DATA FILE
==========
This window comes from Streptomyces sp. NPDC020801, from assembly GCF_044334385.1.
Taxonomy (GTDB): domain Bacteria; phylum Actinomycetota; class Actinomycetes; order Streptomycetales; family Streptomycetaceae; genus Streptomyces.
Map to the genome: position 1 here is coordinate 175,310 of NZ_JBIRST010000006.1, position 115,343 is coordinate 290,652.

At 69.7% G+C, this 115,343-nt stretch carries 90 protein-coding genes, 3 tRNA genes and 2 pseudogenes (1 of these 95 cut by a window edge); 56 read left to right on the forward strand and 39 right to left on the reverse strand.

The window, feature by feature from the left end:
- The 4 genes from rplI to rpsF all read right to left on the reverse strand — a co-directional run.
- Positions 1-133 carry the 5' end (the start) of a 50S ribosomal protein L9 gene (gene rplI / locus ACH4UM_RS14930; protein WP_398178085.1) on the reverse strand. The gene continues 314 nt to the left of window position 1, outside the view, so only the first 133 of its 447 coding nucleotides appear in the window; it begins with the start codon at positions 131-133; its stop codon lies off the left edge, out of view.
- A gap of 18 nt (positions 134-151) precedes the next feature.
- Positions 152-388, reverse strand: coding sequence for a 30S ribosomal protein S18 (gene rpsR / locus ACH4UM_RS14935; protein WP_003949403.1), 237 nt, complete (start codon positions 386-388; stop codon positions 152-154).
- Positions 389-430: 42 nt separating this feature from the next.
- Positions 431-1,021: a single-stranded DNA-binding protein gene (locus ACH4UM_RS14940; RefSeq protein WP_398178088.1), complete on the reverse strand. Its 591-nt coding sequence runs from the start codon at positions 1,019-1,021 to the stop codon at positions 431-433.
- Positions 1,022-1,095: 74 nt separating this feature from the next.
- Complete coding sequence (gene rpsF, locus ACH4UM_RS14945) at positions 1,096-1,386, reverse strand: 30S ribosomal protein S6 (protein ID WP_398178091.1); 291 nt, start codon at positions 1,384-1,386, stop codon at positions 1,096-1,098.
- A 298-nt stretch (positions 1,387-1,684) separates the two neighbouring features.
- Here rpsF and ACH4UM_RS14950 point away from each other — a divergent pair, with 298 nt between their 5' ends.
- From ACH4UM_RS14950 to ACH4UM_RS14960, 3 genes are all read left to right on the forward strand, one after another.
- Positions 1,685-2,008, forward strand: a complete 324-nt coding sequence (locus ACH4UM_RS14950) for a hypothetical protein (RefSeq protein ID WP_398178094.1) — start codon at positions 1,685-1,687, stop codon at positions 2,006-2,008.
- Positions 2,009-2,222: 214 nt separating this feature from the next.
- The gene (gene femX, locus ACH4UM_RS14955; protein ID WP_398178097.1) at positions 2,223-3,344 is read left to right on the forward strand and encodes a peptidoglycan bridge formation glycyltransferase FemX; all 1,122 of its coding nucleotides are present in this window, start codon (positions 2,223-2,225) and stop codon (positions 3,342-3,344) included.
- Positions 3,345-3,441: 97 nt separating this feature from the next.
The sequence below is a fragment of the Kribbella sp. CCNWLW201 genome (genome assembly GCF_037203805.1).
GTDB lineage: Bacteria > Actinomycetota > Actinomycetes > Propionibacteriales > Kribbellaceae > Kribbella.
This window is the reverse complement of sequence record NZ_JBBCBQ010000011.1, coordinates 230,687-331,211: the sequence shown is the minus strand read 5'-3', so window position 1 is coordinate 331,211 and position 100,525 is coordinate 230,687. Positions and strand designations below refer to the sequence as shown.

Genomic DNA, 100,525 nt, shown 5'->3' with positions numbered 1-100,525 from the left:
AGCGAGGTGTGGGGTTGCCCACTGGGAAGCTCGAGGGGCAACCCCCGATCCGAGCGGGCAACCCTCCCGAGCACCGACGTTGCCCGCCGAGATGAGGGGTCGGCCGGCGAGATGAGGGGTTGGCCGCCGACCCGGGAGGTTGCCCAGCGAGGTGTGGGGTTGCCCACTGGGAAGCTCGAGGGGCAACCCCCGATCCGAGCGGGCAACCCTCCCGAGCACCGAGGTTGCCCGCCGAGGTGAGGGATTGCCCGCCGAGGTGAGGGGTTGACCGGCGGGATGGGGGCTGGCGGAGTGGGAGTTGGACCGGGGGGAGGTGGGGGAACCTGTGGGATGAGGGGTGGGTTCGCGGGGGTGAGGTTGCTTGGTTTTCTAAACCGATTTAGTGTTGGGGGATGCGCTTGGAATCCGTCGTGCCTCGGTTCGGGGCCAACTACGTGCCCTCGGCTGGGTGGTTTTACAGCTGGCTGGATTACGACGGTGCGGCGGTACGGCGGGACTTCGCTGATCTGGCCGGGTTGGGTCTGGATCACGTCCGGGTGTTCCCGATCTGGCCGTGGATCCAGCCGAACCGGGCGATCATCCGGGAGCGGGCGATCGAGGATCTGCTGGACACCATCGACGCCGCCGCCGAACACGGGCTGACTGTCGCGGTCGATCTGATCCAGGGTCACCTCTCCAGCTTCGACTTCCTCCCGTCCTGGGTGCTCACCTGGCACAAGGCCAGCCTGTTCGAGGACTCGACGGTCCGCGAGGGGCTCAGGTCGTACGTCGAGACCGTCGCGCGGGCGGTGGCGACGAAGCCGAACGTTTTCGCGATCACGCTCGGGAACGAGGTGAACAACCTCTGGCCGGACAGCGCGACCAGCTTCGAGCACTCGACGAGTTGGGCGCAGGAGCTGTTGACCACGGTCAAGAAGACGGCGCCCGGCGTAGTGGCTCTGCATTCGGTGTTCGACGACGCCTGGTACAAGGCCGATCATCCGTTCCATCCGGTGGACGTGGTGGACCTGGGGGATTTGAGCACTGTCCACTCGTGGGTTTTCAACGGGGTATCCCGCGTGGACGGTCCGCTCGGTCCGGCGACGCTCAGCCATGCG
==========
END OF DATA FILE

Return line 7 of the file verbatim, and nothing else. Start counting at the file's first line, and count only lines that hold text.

- Positions 1-133 carry the 5' end (the start) of a 50S ribosomal protein L9 gene (gene rplI / locus ACH4UM_RS14930; protein WP_398178085.1) on the reverse strand. The gene continues 314 nt to the left of window position 1, outside the view, so only the first 133 of its 447 coding nucleotides appear in the window; it begins with the start codon at positions 131-133; its stop codon lies off the left edge, out of view.